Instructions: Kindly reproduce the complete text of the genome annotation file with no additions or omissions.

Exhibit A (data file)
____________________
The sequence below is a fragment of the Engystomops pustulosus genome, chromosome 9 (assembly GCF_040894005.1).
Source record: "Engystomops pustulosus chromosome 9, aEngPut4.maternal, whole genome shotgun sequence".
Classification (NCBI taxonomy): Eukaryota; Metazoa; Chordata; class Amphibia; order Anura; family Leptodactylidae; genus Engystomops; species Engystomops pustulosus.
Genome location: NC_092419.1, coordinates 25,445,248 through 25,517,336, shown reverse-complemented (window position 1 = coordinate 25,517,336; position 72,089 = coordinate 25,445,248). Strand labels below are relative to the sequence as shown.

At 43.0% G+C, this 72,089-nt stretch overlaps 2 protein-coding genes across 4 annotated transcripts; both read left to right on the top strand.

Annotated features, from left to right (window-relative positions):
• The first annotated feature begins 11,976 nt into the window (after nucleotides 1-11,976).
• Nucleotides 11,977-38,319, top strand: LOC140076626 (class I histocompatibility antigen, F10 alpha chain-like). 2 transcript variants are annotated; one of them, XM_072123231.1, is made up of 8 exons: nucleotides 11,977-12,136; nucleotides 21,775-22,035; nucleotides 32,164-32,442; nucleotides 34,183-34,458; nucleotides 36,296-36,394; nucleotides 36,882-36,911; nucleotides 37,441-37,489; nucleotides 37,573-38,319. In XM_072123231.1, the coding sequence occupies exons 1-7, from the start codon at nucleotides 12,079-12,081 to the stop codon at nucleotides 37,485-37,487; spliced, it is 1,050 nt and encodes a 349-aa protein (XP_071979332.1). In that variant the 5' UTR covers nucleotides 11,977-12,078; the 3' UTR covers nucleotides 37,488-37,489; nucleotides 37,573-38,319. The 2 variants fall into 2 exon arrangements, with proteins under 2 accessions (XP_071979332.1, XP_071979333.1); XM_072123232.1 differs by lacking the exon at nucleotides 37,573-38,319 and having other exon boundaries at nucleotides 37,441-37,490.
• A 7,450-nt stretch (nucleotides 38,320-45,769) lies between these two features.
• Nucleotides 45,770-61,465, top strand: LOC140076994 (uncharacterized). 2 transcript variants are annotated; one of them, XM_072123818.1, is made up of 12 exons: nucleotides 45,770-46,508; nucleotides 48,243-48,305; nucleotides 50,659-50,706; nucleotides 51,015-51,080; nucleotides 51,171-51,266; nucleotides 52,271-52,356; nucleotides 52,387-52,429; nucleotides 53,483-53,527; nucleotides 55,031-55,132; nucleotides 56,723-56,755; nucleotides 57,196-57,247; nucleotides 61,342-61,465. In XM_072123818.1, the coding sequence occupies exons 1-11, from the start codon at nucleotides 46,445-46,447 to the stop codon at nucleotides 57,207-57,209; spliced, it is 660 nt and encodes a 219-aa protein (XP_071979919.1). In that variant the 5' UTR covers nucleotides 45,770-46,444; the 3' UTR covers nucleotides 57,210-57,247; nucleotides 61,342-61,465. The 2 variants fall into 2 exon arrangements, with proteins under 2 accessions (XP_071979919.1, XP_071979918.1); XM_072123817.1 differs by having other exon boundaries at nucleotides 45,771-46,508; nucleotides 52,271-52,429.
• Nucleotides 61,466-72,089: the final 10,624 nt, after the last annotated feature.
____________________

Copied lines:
The sequence below is a fragment of the Engystomops pustulosus genome, chromosome 9 (assembly GCF_040894005.1).
Source record: "Engystomops pustulosus chromosome 9, aEngPut4.maternal, whole genome shotgun sequence".
Classification (NCBI taxonomy): Eukaryota; Metazoa; Chordata; class Amphibia; order Anura; family Leptodactylidae; genus Engystomops; species Engystomops pustulosus.
Genome location: NC_092419.1, coordinates 25,445,248 through 25,517,336, shown reverse-complemented (window position 1 = coordinate 25,517,336; position 72,089 = coordinate 25,445,248). Strand labels below are relative to the sequence as shown.

At 43.0% G+C, this 72,089-nt stretch overlaps 2 protein-coding genes across 4 annotated transcripts; both read left to right on the top strand.

Annotated features, from left to right (window-relative positions):
• The first annotated feature begins 11,976 nt into the window (after nucleotides 1-11,976).
• Nucleotides 11,977-38,319, top strand: LOC140076626 (class I histocompatibility antigen, F10 alpha chain-like). 2 transcript variants are annotated; one of them, XM_072123231.1, is made up of 8 exons: nucleotides 11,977-12,136; nucleotides 21,775-22,035; nucleotides 32,164-32,442; nucleotides 34,183-34,458; nucleotides 36,296-36,394; nucleotides 36,882-36,911; nucleotides 37,441-37,489; nucleotides 37,573-38,319. In XM_072123231.1, the coding sequence occupies exons 1-7, from the start codon at nucleotides 12,079-12,081 to the stop codon at nucleotides 37,485-37,487; spliced, it is 1,050 nt and encodes a 349-aa protein (XP_071979332.1). In that variant the 5' UTR covers nucleotides 11,977-12,078; the 3' UTR covers nucleotides 37,488-37,489; nucleotides 37,573-38,319. The 2 variants fall into 2 exon arrangements, with proteins under 2 accessions (XP_071979332.1, XP_071979333.1); XM_072123232.1 differs by lacking the exon at nucleotides 37,573-38,319 and having other exon boundaries at nucleotides 37,441-37,490.
• A 7,450-nt stretch (nucleotides 38,320-45,769) lies between these two features.
• Nucleotides 45,770-61,465, top strand: LOC140076994 (uncharacterized). 2 transcript variants are annotated; one of them, XM_072123818.1, is made up of 12 exons: nucleotides 45,770-46,508; nucleotides 48,243-48,305; nucleotides 50,659-50,706; nucleotides 51,015-51,080; nucleotides 51,171-51,266; nucleotides 52,271-52,356; nucleotides 52,387-52,429; nucleotides 53,483-53,527; nucleotides 55,031-55,132; nucleotides 56,723-56,755; nucleotides 57,196-57,247; nucleotides 61,342-61,465. In XM_072123818.1, the coding sequence occupies exons 1-11, from the start codon at nucleotides 46,445-46,447 to the stop codon at nucleotides 57,207-57,209; spliced, it is 660 nt and encodes a 219-aa protein (XP_071979919.1). In that variant the 5' UTR covers nucleotides 45,770-46,444; the 3' UTR covers nucleotides 57,210-57,247; nucleotides 61,342-61,465. The 2 variants fall into 2 exon arrangements, with proteins under 2 accessions (XP_071979919.1, XP_071979918.1); XM_072123817.1 differs by having other exon boundaries at nucleotides 45,771-46,508; nucleotides 52,271-52,429.
• Nucleotides 61,466-72,089: the final 10,624 nt, after the last annotated feature.